Solidarity 597, 16 June 2021

Protest for the NHS, 3 July

We’re so used to having the NHS it’s easy to forget it’s not a given. The average family in the US pays about $10,000 a year for health insurance — i.e. just to get coverage. Even for those who have insurance, services and costs not covered in one way or another typically come to thousands more, and have consistently expanded. Tens of millions don’t have insurance or qualify for the limited government support that exists. Even for relatively well-off workers, there is enormous insecurity built into the system: Will you be able to continue to make your insurance payments? What if you lose a job...

Support a 15% rise for NHS workers!

The major front in the war for the NHS over the coming months may be health workers’ fight for a decent pay rise (more accurately, a significant restoration of losses from real-terms pay cuts). Some time in the second half of June the government’s stitched-up NHS Pay Review Body (PRB) will respond to the Tories’ proposal of a 1% increase, i.e. another pay cut. Then, in turn, the government will say whether it will pay the PRB recommendation or not. The Labour Party’s failure to commit to rank-and-file NHS workers’ demand of 15% or £3,000, whichever is higher — or to anything like it: the...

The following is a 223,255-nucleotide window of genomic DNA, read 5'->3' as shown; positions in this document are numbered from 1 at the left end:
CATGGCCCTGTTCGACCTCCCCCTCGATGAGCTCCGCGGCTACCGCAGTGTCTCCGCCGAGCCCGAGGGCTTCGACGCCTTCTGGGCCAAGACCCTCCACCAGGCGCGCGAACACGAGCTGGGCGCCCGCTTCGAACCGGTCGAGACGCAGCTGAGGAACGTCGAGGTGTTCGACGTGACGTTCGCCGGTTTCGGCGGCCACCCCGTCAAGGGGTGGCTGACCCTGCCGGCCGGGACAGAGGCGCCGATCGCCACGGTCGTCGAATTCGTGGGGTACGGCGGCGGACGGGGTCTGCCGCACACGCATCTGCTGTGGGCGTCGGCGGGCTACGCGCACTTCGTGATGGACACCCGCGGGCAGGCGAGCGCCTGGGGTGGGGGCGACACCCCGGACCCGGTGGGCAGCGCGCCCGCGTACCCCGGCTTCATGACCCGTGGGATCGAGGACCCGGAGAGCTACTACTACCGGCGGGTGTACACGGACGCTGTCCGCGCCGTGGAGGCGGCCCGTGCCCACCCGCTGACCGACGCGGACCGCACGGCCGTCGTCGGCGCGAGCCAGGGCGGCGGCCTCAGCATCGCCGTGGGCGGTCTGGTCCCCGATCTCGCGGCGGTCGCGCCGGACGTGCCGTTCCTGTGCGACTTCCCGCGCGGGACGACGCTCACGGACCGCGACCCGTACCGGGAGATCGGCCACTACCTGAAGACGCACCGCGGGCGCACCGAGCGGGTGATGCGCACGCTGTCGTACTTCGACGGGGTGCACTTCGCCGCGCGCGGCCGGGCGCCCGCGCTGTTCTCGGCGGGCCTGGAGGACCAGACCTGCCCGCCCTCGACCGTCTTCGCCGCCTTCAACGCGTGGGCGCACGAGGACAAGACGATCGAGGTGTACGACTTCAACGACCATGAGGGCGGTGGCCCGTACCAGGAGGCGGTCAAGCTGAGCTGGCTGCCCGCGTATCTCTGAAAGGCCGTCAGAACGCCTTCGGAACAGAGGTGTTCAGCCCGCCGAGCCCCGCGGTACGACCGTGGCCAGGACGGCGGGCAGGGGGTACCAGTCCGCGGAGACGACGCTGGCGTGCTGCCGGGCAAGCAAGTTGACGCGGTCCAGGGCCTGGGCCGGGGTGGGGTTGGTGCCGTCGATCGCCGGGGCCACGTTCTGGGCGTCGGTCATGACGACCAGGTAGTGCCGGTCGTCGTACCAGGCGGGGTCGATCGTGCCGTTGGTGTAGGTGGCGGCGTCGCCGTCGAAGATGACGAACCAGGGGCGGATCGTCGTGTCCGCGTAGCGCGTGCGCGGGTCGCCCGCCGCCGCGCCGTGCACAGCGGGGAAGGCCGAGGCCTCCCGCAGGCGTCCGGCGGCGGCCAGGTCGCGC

Labour's youth support plummets, Greens' surges

Voting intention among 18-24 year olds, +/- since 2019 general election (YouGov, 9-10 June): Labour: 35% (-21) Green: 27% (+23) Conservative: 21% (-); Lib Dem: 12% (+1); SNP: 3% (-3); Reform UK: 1% (-) Other polls have also suggested sharply rising Green support among young people. The big shift is, surely, one result of Keir Starmer’s attempts to chase after mainly older voters (reckoned, rightly or quite often wrongly, to be tied to socially-conservative attitudes), by taking nationalistic and regressive positions, while having little to say about issues of economics and living standards...

Pimlico Academy: near a tipping point

On 8 June, National Education Union (NEU) members at Pimlico Academy (London) held their first strike day. A sunny Tuesday morning saw a strong turnout from members, with the picket line stretching all the way down the road. Workers carried placards with slogans including: “kick racism out of school”; “kick islamophobia out of school” and “hold the Nashes accountable”. Lord John Nash, Tory peer and former Academies and Free Schools Minister, and Lady Caroline Nash are Future Academies Trustees and the main force behind the Trust. Lady Nash, for instance, is the leading figure in the Trust’s in...

John Ross: from Trotskyism to power-worship

The Morning Star’s most prolific and enthusiastic apologist for the Chinese ruling class, Carlos Martinez (who also considers North Korea to be “socialist”), likes the book China’s Great Road: Lessons for Marxist Theory and Socialist Practices. He praises the author, John Ross, for making it “very clear that China’s successes are those of socialism”. The Morning Star website puffs Ross’s book as its no.1 must-read. What makes China socialist? Martinez, paraphrasing Ross, explains: “Even with the huge quantities of private capital and the presence of foreign investment and the existence of...